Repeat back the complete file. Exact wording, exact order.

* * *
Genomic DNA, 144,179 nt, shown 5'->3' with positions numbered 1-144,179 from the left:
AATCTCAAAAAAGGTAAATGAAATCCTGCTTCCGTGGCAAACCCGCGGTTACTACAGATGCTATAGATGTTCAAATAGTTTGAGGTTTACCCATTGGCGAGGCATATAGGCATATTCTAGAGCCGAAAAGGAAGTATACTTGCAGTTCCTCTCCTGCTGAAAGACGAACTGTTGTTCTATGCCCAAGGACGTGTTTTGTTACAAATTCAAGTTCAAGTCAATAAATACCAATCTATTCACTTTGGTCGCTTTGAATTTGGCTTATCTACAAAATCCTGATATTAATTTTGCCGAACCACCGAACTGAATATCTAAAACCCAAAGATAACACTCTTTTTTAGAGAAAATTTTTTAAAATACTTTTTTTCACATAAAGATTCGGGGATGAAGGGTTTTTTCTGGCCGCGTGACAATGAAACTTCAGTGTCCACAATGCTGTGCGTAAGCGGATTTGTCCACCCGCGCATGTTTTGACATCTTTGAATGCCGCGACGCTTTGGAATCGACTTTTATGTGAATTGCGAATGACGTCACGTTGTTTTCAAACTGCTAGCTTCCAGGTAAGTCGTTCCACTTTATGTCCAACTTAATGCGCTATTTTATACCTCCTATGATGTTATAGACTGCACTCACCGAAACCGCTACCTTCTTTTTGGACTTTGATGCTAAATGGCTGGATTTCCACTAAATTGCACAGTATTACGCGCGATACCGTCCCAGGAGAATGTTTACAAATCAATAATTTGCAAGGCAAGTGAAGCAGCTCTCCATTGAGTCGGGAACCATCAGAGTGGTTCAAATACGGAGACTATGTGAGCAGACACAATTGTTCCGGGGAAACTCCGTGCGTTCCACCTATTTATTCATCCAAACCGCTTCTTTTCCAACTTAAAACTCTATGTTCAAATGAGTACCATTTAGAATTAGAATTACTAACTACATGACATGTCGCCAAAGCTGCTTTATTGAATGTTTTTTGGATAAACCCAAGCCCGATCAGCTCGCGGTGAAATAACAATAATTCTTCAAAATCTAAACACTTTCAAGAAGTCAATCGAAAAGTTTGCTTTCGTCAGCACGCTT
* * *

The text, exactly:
Genomic DNA, 144,179 nt, shown 5'->3' with positions numbered 1-144,179 from the left:
AATCTCAAAAAAGGTAAATGAAATCCTGCTTCCGTGGCAAACCCGCGGTTACTACAGATGCTATAGATGTTCAAATAGTTTGAGGTTTACCCATTGGCGAGGCATATAGGCATATTCTAGAGCCGAAAAGGAAGTATACTTGCAGTTCCTCTCCTGCTGAAAGACGAACTGTTGTTCTATGCCCAAGGACGTGTTTTGTTACAAATTCAAGTTCAAGTCAATAAATACCAATCTATTCACTTTGGTCGCTTTGAATTTGGCTTATCTACAAAATCCTGATATTAATTTTGCCGAACCACCGAACTGAATATCTAAAACCCAAAGATAACACTCTTTTTTAGAGAAAATTTTTTAAAATACTTTTTTTCACATAAAGATTCGGGGATGAAGGGTTTTTTCTGGCCGCGTGACAATGAAACTTCAGTGTCCACAATGCTGTGCGTAAGCGGATTTGTCCACCCGCGCATGTTTTGACATCTTTGAATGCCGCGACGCTTTGGAATCGACTTTTATGTGAATTGCGAATGACGTCACGTTGTTTTCAAACTGCTAGCTTCCAGGTAAGTCGTTCCACTTTATGTCCAACTTAATGCGCTATTTTATACCTCCTATGATGTTATAGACTGCACTCACCGAAACCGCTACCTTCTTTTTGGACTTTGATGCTAAATGGCTGGATTTCCACTAAATTGCACAGTATTACGCGCGATACCGTCCCAGGAGAATGTTTACAAATCAATAATTTGCAAGGCAAGTGAAGCAGCTCTCCATTGAGTCGGGAACCATCAGAGTGGTTCAAATACGGAGACTATGTGAGCAGACACAATTGTTCCGGGGAAACTCCGTGCGTTCCACCTATTTATTCATCCAAACCGCTTCTTTTCCAACTTAAAACTCTATGTTCAAATGAGTACCATTTAGAATTAGAATTACTAACTACATGACATGTCGCCAAAGCTGCTTTATTGAATGTTTTTTGGATAAACCCAAGCCCGATCAGCTCGCGGTGAAATAACAATAATTCTTCAAAATCTAAACACTTTCAAGAAGTCAATCGAAAAGTTTGCTTTCGTCAGCACGCTT